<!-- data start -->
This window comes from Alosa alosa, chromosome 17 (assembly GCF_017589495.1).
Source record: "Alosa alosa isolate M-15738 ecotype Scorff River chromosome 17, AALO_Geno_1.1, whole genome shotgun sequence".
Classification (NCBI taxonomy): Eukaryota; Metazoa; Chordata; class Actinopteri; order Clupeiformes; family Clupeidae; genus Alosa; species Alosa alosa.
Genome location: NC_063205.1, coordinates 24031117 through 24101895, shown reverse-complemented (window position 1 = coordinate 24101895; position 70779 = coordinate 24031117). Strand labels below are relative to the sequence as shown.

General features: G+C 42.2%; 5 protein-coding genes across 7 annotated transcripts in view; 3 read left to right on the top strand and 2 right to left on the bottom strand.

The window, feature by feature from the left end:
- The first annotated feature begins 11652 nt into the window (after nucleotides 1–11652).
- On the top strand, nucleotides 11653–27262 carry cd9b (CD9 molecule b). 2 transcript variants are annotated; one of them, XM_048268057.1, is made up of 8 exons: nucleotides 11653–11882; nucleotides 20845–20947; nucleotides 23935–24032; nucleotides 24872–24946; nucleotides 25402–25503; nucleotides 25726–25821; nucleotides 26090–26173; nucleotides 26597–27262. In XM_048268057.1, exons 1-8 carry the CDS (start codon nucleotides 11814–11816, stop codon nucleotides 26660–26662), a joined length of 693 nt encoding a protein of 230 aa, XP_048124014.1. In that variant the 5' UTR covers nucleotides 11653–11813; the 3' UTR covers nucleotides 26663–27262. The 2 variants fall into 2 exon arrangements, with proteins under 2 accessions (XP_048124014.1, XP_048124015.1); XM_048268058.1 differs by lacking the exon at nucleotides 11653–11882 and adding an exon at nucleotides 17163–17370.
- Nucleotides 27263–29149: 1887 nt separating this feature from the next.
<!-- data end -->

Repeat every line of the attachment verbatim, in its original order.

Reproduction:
This window comes from Alosa alosa, chromosome 17 (assembly GCF_017589495.1).
Source record: "Alosa alosa isolate M-15738 ecotype Scorff River chromosome 17, AALO_Geno_1.1, whole genome shotgun sequence".
Classification (NCBI taxonomy): Eukaryota; Metazoa; Chordata; class Actinopteri; order Clupeiformes; family Clupeidae; genus Alosa; species Alosa alosa.
Genome location: NC_063205.1, coordinates 24031117 through 24101895, shown reverse-complemented (window position 1 = coordinate 24101895; position 70779 = coordinate 24031117). Strand labels below are relative to the sequence as shown.

General features: G+C 42.2%; 5 protein-coding genes across 7 annotated transcripts in view; 3 read left to right on the top strand and 2 right to left on the bottom strand.

The window, feature by feature from the left end:
- The first annotated feature begins 11652 nt into the window (after nucleotides 1–11652).
- On the top strand, nucleotides 11653–27262 carry cd9b (CD9 molecule b). 2 transcript variants are annotated; one of them, XM_048268057.1, is made up of 8 exons: nucleotides 11653–11882; nucleotides 20845–20947; nucleotides 23935–24032; nucleotides 24872–24946; nucleotides 25402–25503; nucleotides 25726–25821; nucleotides 26090–26173; nucleotides 26597–27262. In XM_048268057.1, exons 1-8 carry the CDS (start codon nucleotides 11814–11816, stop codon nucleotides 26660–26662), a joined length of 693 nt encoding a protein of 230 aa, XP_048124014.1. In that variant the 5' UTR covers nucleotides 11653–11813; the 3' UTR covers nucleotides 26663–27262. The 2 variants fall into 2 exon arrangements, with proteins under 2 accessions (XP_048124014.1, XP_048124015.1); XM_048268058.1 differs by lacking the exon at nucleotides 11653–11882 and adding an exon at nucleotides 17163–17370.
- Nucleotides 27263–29149: 1887 nt separating this feature from the next.